Today’s society can be confusing. You’re supposed to speak up for yourself and aim high, but you’re not supposed to be arrogant or presumptuous. This paradox can make it difficult to do something as basic as asking for a promotion or raise.

There’s a fine line you have to be careful not to cross when you request a promotion in your job. But as long as you don’t cross that line and come across as demanding, you have every right to ask for what you want.

If asking for a promotion is the only way to take the next step in your career, then it’s time to get yourself mentally prepared.

Don’t go into the conversation without a plan. Instead, follow these seven tips to ensure that you are ready for whatever happens.

Let’s discuss how to prepare yourself to ask for a promotion at work.

1. Timing is Everything

When you ask for a promotion, you have to know what to say. But you also have to know when to ask. By asking your boss at a good time, you’ll increase your chances of success.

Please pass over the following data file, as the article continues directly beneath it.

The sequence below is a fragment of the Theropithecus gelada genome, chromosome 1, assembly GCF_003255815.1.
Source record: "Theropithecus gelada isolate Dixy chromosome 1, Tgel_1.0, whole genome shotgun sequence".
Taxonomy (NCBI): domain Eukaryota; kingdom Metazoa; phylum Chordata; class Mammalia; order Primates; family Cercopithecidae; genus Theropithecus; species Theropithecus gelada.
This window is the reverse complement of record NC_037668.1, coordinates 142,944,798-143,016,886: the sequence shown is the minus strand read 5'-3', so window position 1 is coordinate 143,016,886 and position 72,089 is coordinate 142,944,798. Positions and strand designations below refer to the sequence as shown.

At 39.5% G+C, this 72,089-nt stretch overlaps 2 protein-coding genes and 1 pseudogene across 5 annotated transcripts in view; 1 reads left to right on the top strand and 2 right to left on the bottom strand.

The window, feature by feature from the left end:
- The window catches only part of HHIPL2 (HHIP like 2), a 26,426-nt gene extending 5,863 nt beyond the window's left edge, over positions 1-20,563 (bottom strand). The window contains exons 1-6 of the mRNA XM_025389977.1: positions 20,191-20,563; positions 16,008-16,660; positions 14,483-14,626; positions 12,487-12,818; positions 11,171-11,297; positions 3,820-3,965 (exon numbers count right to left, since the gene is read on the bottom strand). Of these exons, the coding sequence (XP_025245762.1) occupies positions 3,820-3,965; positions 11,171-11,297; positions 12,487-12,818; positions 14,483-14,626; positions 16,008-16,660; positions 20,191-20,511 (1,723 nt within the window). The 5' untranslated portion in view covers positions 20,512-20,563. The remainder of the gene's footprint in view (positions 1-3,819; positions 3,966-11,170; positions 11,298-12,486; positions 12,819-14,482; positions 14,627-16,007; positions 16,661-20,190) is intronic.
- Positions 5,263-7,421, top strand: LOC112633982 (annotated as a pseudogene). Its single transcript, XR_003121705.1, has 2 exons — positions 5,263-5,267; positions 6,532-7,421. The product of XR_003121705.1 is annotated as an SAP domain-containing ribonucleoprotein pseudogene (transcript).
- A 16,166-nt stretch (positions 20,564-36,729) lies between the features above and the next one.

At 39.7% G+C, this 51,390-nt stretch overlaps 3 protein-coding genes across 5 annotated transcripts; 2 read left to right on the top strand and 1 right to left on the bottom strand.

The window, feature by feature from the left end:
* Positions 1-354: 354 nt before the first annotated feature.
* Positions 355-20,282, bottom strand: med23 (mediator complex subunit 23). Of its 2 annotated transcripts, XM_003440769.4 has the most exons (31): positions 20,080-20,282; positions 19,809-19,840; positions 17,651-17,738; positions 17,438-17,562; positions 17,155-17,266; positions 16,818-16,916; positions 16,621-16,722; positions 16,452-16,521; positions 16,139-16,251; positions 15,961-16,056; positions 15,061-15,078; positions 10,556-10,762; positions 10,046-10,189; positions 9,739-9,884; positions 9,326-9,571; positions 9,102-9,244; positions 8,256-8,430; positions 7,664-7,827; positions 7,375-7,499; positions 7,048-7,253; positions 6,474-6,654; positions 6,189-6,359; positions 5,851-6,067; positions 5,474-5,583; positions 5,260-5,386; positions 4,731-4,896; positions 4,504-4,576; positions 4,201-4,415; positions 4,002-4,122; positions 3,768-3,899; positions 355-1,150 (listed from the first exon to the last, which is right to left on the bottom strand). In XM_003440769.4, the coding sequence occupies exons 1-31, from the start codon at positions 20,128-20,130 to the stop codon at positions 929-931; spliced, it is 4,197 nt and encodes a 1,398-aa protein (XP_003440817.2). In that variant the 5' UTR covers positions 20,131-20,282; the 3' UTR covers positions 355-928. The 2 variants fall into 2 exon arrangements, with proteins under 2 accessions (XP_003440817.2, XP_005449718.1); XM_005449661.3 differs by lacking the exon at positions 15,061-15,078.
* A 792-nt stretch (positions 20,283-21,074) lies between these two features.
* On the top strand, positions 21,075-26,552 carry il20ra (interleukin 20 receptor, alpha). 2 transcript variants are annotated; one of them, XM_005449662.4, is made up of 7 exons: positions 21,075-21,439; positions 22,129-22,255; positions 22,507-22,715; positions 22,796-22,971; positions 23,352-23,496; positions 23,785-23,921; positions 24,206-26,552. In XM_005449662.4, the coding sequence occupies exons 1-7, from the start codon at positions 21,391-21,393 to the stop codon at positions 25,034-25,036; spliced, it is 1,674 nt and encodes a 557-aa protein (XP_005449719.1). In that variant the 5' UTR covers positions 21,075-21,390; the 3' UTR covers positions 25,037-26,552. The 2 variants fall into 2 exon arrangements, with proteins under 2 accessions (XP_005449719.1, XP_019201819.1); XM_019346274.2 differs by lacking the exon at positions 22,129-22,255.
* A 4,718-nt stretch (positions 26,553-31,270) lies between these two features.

If you walk in and your boss is obviously having a bad day, turn around and abort the mission, even if you have an appointment. Politely suggest rescheduling.

Also, don’t ask during a busy time. If you work in retail, the holidays probably aren’t the best time to inquire about a promotion.

And don’t ask during a time when the company is going through financial trouble, either. If your boss has just laid off a dozen people, they’re not going to be very receptive to your request for a raise.

There’s never going to be a perfect time, so don’t wait too long. But there are certainly some times that are better than others, so be strategic about it.

2. Research the Position

It’s easy to want something “better” until you know exactly what “better” involves.

That new promotion you want could come with perks and benefits. But it might require you sacrificing something you don’t want to give up, like your free time.

It could also require skills that you don’t have. So before you ask for a promotion, you should make sure that you’re equipped to handle the job.

Go beyond the superficial job description and find out the down and dirty. Someone somewhere has had that position and knows the truth behind it. Read Glassdoor reviews if you have to, but get the facts, both good and bad.